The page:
Mobile handset makers can gain a competitive edge by tailoring their designs according to the local market, and screen size, button layout, and add-on hardware features are areas they should be looking to innovate on.
According to Alok Shende, principal analyst at Ascentius Consulting, tailoring a handset's hardware to local tastes is important to gain consumer buy-in and market share.
For instance, in many emerging markets such as, a popular feature is functionality. This is because with the market predominantly based on prepaid subscriptions, customers have a strong tendency to switch service providers for marginal gains in prices, Shende explained.
"A dual-SIM phone offers a chance for subscribers to continue employing the old number which has been shared with all personal contacts and, at the same time, use low-priced new SIM cards to make outgoing calls," he added.
Agreeing, Pradeep Singh, analyst at Itim Research, used Japan as an example of phonemakers customizing to meet local consumers' needs. There, mobile handsets such as Samsung's Galaxy S2 feature an extra extension antenna for 1seg signals. 1seg is used for local mobile terrestrial digital audio, TV, and data broadcasting services.
For other markets which require input of complex characters for text messages due to their native language, Singh said keypad layouts are an important consideration too.
"It's important to assign the keys in the most convenient way that will allow them to type a message," he said, adding that larger screen sizes are another hardware feature that would appeal to consumers in these markets.
Customer feedback vital
Sony Mobile Communications is one phonemaker that is heeding what the analysts have pointed out and paying attention to local user habits and what they want from their mobile devices.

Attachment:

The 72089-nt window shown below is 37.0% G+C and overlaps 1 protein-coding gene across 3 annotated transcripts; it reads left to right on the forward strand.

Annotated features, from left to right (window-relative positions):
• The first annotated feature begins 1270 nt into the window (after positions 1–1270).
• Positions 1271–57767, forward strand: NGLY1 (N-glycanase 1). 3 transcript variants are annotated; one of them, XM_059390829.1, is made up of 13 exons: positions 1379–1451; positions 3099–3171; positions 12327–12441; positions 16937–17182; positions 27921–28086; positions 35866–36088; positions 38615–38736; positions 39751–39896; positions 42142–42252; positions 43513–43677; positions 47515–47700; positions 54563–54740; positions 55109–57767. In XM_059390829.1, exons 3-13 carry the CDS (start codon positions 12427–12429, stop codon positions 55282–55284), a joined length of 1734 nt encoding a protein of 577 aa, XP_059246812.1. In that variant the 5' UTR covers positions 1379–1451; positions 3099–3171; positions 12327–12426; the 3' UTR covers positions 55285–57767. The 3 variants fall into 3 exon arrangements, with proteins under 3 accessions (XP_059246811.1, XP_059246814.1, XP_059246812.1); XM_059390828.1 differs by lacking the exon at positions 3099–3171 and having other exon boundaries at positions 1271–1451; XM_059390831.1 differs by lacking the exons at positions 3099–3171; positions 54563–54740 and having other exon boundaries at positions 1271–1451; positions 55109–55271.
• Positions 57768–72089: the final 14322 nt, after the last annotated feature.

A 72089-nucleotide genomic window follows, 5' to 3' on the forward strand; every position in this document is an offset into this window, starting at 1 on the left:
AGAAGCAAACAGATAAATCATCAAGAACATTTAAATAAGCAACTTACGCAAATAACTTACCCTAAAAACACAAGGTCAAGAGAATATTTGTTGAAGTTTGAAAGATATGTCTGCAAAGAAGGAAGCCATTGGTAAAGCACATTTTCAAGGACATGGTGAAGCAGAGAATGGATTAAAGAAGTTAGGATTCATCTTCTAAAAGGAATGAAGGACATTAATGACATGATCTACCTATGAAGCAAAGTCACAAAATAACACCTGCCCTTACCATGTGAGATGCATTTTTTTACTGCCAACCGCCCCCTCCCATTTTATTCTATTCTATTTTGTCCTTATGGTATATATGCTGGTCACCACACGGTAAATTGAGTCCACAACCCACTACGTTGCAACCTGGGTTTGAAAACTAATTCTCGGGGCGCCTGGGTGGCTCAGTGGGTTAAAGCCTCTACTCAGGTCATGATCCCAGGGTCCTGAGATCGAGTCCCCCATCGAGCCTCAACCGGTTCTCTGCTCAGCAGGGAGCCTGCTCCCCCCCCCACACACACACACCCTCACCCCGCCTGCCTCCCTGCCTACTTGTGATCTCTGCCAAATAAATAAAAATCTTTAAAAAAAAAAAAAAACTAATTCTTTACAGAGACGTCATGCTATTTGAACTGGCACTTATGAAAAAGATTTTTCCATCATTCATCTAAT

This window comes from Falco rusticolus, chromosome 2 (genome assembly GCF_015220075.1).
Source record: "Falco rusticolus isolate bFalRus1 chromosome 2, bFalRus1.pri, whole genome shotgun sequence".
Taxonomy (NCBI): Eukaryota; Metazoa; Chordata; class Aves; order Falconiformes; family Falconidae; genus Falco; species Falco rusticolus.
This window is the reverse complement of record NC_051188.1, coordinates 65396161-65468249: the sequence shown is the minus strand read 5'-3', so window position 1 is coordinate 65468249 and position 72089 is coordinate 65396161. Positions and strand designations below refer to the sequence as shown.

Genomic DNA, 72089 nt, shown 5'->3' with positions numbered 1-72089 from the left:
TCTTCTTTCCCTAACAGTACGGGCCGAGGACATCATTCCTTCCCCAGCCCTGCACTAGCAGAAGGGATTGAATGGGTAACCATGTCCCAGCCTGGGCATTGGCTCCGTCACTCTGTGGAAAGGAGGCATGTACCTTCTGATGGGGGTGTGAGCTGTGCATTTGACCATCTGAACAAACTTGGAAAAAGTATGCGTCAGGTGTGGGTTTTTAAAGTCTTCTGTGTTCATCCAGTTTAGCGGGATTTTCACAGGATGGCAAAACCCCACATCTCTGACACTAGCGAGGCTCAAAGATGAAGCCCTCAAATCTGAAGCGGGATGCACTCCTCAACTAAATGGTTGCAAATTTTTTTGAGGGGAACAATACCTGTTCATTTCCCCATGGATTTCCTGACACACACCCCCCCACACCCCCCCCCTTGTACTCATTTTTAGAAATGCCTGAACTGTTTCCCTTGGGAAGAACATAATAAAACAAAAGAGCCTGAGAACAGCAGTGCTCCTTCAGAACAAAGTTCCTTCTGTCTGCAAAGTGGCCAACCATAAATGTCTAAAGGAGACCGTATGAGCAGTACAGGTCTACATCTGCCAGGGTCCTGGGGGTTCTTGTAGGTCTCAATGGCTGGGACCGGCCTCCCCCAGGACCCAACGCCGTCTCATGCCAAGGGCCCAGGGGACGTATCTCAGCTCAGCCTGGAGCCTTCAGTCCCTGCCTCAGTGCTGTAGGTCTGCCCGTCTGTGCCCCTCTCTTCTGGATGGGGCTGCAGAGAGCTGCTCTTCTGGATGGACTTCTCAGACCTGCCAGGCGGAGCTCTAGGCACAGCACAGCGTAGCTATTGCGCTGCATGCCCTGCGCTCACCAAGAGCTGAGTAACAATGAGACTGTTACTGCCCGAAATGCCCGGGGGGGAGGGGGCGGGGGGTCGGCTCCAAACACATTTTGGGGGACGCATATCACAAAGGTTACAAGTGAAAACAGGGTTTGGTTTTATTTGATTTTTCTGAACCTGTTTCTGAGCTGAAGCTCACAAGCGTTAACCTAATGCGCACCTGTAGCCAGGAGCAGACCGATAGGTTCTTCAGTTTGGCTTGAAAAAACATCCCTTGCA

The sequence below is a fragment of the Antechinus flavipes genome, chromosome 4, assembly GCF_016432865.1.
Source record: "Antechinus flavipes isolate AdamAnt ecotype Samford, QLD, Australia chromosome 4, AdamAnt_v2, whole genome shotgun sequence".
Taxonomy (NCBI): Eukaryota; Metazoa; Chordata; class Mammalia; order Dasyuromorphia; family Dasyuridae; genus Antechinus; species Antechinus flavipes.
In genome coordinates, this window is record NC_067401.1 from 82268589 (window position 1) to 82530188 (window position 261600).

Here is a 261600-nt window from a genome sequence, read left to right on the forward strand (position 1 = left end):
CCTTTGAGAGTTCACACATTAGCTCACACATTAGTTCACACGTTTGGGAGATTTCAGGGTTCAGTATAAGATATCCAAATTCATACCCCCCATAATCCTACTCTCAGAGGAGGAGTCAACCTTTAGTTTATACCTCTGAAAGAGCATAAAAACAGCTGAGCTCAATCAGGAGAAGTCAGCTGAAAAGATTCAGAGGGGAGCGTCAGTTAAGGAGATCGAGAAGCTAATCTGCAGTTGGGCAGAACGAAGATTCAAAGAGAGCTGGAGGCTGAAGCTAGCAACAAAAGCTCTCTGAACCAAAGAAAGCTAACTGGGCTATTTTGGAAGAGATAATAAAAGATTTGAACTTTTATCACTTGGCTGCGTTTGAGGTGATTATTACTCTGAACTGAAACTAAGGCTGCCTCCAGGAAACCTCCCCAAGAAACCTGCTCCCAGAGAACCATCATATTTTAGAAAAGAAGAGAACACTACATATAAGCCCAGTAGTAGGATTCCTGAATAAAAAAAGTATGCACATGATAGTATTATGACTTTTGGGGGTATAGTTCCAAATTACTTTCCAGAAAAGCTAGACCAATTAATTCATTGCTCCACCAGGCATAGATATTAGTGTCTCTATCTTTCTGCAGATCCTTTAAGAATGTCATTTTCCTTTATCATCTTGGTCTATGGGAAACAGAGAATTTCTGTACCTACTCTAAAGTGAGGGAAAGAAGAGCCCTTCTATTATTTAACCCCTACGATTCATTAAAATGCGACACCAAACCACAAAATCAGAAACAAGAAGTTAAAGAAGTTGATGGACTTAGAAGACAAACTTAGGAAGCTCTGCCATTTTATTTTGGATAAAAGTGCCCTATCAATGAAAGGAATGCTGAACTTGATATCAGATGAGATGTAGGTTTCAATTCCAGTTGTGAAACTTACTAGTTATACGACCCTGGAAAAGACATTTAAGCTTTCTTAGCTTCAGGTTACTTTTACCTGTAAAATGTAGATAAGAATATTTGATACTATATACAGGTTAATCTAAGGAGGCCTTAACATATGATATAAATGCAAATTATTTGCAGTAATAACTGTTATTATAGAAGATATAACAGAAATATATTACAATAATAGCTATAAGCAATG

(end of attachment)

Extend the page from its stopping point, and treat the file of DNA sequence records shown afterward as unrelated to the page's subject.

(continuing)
Tom Waldner, acting head of creative product design at Sony Mobile, said: "Our approach begins with the consumer enabling us to anticipate what they will want next. This plays a key role in how our design is tailored for consumer use in the markets they live in."
The company looks at device localization from two main aspects: the consumers and the markets they live in, said Waldner.
Consumers worldwide, for example, evolve and adopt technology at different paces, with Japanese consumers having a preference for devices with relatively higher specifications for water resistance and durability so Sony would prioritize Japan as one of the first markets to get such handsets.
From a market perspective, the executive said the ongoingin United States has created a growing consumer demand for LTE-enabled devices as they look to tap on the faster wireless speeds.
"In a nutshell, it is important for us to both evolve our design alongside consumer preference and also introduce them to new design elements," Waldner said.
Singh pointed out besides hardware designs, phonemakers can also differentiate by and services on the phones. China handset manufacturers, for instance, can integrate video content from Youku Tudou, Baidu's music services, Sina's Weibo microblogging platform, and Tencent's QQ social network onto their devices to further entice consumers to their products, he noted.
Sometimes, localization becomes more a necessity than a bonus as well. Leon Perera, CEO of Spire Research, used Nokia's Lumia smartphone as a case study, saying the device attracted attention for all the wrong reasons because of its branding.
"Lumia" in Spanish-speaking countries translates to prostitute, and this is naturally a deterrent for consumers to purchase the Finnish phonemaker's flagship device, Perera stated.